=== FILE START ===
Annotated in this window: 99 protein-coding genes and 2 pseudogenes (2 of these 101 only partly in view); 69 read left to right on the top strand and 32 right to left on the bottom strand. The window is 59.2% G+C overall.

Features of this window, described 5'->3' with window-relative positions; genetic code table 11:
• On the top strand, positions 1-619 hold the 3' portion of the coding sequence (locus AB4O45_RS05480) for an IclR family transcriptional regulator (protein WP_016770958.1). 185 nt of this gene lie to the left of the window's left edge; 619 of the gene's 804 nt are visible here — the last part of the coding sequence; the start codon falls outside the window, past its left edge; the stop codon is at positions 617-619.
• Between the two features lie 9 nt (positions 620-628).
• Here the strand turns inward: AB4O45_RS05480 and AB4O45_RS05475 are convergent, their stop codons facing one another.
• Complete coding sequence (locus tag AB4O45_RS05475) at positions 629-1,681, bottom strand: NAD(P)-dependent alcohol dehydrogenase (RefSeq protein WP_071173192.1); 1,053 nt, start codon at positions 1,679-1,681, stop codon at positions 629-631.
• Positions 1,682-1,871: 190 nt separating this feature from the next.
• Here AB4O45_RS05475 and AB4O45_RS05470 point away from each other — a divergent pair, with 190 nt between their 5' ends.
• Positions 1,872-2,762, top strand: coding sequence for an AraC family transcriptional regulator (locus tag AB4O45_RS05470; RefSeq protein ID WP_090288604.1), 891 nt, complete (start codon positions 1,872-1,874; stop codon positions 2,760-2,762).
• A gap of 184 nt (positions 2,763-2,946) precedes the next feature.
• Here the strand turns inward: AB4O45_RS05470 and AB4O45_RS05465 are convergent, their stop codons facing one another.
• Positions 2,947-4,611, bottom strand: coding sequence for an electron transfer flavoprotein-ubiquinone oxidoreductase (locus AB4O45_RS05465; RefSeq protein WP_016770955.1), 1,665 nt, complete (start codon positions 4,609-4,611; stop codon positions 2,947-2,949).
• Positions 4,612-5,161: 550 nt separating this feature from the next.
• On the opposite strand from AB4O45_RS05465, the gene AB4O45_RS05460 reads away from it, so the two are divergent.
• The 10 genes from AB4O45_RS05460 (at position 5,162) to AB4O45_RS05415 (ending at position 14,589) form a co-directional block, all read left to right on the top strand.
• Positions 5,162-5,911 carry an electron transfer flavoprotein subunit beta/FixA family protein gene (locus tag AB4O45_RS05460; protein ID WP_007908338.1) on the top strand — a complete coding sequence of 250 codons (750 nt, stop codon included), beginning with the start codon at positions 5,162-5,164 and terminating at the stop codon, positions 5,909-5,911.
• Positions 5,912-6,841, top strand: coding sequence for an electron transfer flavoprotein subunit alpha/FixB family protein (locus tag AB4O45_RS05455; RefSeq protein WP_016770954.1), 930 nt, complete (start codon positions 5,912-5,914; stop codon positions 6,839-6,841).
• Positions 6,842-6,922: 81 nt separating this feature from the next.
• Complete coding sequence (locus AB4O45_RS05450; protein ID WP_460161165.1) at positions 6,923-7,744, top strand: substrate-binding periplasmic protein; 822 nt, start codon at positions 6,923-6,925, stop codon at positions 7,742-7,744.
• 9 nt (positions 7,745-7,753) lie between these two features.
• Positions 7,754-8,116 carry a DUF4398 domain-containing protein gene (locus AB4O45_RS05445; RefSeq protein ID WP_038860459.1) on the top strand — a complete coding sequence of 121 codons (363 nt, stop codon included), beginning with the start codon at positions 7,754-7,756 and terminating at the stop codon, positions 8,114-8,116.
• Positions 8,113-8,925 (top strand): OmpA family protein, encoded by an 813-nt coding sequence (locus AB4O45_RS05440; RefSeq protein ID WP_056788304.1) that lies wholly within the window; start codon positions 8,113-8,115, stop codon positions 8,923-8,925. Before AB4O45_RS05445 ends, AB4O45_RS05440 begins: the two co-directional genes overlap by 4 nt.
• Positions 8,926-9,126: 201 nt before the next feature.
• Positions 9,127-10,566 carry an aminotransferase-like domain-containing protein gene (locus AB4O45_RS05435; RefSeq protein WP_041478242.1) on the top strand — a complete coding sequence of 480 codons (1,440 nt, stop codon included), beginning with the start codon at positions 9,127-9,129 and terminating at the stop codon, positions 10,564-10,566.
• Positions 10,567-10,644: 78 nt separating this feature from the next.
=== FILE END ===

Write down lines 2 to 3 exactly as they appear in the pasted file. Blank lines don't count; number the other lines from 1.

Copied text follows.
Features of this window, described 5'->3' with window-relative positions; genetic code table 11:
• On the top strand, positions 1-619 hold the 3' portion of the coding sequence (locus AB4O45_RS05480) for an IclR family transcriptional regulator (protein WP_016770958.1). 185 nt of this gene lie to the left of the window's left edge; 619 of the gene's 804 nt are visible here — the last part of the coding sequence; the start codon falls outside the window, past its left edge; the stop codon is at positions 617-619.